Schemas are pervasive, deeply entrenched beliefs with the potential to influence thinking patterns, behaviors, mood and interpretations of events. Schema content can include core negative beliefs about oneself (e.g., “I’m a loser”), others (e.g. “People are uncaring and judgmental”), the world (e.g., “The world is a dangerous place”), and the future (e.g. “Nothing’s ever going to work out for me”) .

Negative schemas have been linked with anxiety disorders and many other problems (A.T. Beck et al., 1985), and can act as a lens that distorts reality to conform with patients’ automatic thoughts affiliated with negative experiences. You can often identify schemas through patients’ automatic thoughts affiliated with negative emotional experiences (A.T. Beck et al., 1979; J.S. Beck, 2011).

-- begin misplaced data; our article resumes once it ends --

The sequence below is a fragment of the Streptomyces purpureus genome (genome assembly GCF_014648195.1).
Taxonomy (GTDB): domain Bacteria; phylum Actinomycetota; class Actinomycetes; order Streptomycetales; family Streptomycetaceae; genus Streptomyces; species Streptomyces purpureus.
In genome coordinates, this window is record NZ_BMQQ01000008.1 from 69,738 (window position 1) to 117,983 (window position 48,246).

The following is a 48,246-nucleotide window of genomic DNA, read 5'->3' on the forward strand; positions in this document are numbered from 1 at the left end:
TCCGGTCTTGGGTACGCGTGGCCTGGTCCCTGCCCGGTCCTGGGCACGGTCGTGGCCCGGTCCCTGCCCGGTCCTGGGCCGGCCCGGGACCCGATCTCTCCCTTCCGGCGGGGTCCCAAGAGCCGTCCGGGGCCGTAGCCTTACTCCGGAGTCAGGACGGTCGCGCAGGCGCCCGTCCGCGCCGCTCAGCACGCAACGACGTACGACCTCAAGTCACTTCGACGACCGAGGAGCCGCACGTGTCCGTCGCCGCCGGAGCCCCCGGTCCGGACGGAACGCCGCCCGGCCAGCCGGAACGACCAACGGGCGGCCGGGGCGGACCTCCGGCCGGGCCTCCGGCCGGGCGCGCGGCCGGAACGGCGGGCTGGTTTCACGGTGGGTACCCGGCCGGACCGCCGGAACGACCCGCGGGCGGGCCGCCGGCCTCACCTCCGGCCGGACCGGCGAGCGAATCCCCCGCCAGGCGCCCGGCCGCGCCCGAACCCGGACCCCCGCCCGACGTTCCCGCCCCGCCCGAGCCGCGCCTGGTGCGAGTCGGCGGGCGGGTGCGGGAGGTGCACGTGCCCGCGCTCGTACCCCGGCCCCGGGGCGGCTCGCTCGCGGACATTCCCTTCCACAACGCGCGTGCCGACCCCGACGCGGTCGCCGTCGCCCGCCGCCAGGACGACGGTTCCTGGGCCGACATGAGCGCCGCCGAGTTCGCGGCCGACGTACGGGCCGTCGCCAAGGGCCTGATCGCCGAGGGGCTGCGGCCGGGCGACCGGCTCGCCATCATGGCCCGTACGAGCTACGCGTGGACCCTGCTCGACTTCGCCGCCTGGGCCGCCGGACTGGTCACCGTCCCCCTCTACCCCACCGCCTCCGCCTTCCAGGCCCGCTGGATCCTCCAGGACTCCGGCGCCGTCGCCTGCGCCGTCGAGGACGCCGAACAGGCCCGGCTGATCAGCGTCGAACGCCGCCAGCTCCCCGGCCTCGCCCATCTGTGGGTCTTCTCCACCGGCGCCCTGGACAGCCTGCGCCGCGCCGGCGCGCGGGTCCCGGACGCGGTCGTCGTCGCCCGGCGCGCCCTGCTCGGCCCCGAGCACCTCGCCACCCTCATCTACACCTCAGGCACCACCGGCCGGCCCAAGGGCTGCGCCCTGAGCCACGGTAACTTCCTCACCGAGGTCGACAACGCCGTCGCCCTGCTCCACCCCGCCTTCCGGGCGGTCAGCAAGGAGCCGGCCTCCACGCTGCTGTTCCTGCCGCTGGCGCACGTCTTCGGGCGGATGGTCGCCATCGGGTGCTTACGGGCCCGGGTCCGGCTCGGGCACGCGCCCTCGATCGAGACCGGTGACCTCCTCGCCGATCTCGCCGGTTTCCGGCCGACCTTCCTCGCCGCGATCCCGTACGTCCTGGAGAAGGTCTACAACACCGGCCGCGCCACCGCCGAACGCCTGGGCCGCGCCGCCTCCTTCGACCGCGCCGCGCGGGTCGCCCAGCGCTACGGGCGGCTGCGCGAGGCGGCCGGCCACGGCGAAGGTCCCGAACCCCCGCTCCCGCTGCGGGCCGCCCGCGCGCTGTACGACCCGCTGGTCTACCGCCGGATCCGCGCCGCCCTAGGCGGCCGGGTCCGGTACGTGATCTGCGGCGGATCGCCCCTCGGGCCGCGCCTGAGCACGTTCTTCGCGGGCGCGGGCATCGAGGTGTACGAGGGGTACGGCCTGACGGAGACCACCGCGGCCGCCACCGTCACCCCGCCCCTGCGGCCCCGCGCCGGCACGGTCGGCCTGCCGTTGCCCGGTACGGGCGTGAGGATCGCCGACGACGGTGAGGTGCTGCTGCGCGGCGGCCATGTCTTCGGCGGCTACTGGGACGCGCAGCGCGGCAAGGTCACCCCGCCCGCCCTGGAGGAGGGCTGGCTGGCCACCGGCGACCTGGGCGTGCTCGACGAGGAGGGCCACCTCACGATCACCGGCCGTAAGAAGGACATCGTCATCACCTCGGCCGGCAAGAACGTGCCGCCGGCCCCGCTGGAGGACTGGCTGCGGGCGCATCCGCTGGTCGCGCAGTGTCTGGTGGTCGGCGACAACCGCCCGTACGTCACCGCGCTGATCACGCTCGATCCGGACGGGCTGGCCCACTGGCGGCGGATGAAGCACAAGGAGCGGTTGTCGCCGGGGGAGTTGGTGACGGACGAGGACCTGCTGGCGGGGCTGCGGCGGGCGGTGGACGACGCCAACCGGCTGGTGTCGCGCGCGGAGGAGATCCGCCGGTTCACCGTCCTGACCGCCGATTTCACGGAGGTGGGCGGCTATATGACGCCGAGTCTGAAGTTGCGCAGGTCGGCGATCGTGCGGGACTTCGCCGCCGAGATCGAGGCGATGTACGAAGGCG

1. Anxiety Sensitivity

Anxiety sensitivity (AS) is the fear of anxiety-related sensations due to negative expectations about experiencing anxiety—sometimes called the fear of fear itself (Reiss & McNally, 1985). It involves somatic, cognitive and social consequences of anxiety, with some dimensions more specific to certain disorders (e.g., somatic fears in panic disorder, and fears of publicly observable anxiety reactions in social phobia).

Anxiety sensitivity is associated with numerous problems, including agoraphobia, generalized anxiety disorder (GAD), panic, and PTSD (Naragon-Gainey, 2010).